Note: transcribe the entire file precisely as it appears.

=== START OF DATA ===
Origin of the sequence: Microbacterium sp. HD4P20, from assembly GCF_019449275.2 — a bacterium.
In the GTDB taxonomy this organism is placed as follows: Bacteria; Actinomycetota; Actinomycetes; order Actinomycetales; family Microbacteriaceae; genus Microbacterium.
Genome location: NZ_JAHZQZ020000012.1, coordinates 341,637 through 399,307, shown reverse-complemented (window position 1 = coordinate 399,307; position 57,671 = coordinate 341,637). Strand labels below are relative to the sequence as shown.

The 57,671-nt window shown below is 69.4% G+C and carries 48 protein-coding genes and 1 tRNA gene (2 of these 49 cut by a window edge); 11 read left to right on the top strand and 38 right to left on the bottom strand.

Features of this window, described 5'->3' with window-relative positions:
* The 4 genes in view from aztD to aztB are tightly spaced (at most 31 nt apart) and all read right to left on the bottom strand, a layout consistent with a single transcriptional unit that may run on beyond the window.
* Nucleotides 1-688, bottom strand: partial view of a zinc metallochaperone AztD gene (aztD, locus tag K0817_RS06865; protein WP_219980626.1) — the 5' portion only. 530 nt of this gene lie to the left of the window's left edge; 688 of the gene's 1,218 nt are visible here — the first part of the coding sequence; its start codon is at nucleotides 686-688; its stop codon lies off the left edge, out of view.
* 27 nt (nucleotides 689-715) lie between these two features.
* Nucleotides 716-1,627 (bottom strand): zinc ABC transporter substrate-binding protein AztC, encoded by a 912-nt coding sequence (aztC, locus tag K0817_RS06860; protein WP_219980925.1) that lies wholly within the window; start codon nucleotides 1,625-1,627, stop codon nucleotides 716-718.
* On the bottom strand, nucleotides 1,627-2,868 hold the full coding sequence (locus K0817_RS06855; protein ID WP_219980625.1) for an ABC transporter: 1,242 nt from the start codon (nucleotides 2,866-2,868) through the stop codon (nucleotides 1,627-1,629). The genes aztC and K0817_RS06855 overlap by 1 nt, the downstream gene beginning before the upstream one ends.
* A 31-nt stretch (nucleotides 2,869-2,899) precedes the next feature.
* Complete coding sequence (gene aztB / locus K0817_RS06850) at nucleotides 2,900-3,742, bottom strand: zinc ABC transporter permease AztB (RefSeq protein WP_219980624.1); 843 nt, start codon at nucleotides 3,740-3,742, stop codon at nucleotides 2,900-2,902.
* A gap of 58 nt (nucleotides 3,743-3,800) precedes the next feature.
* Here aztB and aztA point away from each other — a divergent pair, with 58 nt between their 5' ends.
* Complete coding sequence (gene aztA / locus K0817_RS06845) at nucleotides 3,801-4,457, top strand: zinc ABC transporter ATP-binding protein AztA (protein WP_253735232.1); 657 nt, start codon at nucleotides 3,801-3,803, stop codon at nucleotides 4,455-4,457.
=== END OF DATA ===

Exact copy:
Origin of the sequence: Microbacterium sp. HD4P20, from assembly GCF_019449275.2 — a bacterium.
In the GTDB taxonomy this organism is placed as follows: Bacteria; Actinomycetota; Actinomycetes; order Actinomycetales; family Microbacteriaceae; genus Microbacterium.
Genome location: NZ_JAHZQZ020000012.1, coordinates 341,637 through 399,307, shown reverse-complemented (window position 1 = coordinate 399,307; position 57,671 = coordinate 341,637). Strand labels below are relative to the sequence as shown.

The 57,671-nt window shown below is 69.4% G+C and carries 48 protein-coding genes and 1 tRNA gene (2 of these 49 cut by a window edge); 11 read left to right on the top strand and 38 right to left on the bottom strand.

Features of this window, described 5'->3' with window-relative positions:
* The 4 genes in view from aztD to aztB are tightly spaced (at most 31 nt apart) and all read right to left on the bottom strand, a layout consistent with a single transcriptional unit that may run on beyond the window.
* Nucleotides 1-688, bottom strand: partial view of a zinc metallochaperone AztD gene (aztD, locus tag K0817_RS06865; protein WP_219980626.1) — the 5' portion only. 530 nt of this gene lie to the left of the window's left edge; 688 of the gene's 1,218 nt are visible here — the first part of the coding sequence; its start codon is at nucleotides 686-688; its stop codon lies off the left edge, out of view.
* 27 nt (nucleotides 689-715) lie between these two features.
* Nucleotides 716-1,627 (bottom strand): zinc ABC transporter substrate-binding protein AztC, encoded by a 912-nt coding sequence (aztC, locus tag K0817_RS06860; protein WP_219980925.1) that lies wholly within the window; start codon nucleotides 1,625-1,627, stop codon nucleotides 716-718.
* On the bottom strand, nucleotides 1,627-2,868 hold the full coding sequence (locus K0817_RS06855; protein ID WP_219980625.1) for an ABC transporter: 1,242 nt from the start codon (nucleotides 2,866-2,868) through the stop codon (nucleotides 1,627-1,629). The genes aztC and K0817_RS06855 overlap by 1 nt, the downstream gene beginning before the upstream one ends.
* A 31-nt stretch (nucleotides 2,869-2,899) precedes the next feature.
* Complete coding sequence (gene aztB / locus K0817_RS06850) at nucleotides 2,900-3,742, bottom strand: zinc ABC transporter permease AztB (RefSeq protein WP_219980624.1); 843 nt, start codon at nucleotides 3,740-3,742, stop codon at nucleotides 2,900-2,902.
* A gap of 58 nt (nucleotides 3,743-3,800) precedes the next feature.
* Here aztB and aztA point away from each other — a divergent pair, with 58 nt between their 5' ends.
* Complete coding sequence (gene aztA / locus K0817_RS06845) at nucleotides 3,801-4,457, top strand: zinc ABC transporter ATP-binding protein AztA (protein WP_253735232.1); 657 nt, start codon at nucleotides 3,801-3,803, stop codon at nucleotides 4,455-4,457.